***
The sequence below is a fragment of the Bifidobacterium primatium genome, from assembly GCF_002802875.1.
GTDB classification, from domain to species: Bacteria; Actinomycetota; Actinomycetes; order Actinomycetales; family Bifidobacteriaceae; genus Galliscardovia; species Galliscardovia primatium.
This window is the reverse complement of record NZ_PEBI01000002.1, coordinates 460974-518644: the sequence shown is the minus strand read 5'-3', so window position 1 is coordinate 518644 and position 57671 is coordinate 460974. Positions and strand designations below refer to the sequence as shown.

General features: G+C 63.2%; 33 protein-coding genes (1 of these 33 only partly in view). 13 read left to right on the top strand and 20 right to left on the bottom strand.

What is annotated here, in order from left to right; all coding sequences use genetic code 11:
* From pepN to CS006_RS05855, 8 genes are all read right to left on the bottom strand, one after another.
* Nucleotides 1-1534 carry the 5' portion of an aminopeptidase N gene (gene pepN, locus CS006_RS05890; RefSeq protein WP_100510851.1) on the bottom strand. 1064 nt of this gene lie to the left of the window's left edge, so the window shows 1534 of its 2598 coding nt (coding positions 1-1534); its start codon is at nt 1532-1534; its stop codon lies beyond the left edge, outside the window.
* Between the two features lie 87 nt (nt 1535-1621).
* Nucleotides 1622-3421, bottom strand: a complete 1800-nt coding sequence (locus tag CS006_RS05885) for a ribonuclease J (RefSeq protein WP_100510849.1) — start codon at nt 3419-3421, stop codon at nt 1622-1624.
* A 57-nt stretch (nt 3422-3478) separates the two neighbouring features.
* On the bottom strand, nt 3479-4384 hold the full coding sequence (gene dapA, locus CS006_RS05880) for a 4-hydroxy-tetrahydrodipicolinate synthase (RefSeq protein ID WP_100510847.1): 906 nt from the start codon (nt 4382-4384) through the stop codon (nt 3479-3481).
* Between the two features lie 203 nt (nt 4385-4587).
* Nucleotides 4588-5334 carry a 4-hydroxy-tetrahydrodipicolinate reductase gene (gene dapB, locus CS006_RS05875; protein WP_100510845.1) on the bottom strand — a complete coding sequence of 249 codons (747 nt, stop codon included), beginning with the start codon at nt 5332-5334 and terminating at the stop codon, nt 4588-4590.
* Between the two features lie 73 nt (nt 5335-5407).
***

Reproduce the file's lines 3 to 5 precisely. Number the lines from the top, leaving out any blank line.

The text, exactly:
This window is the reverse complement of record NZ_PEBI01000002.1, coordinates 460974-518644: the sequence shown is the minus strand read 5'-3', so window position 1 is coordinate 518644 and position 57671 is coordinate 460974. Positions and strand designations below refer to the sequence as shown.

General features: G+C 63.2%; 33 protein-coding genes (1 of these 33 only partly in view). 13 read left to right on the top strand and 20 right to left on the bottom strand.

What is annotated here, in order from left to right; all coding sequences use genetic code 11: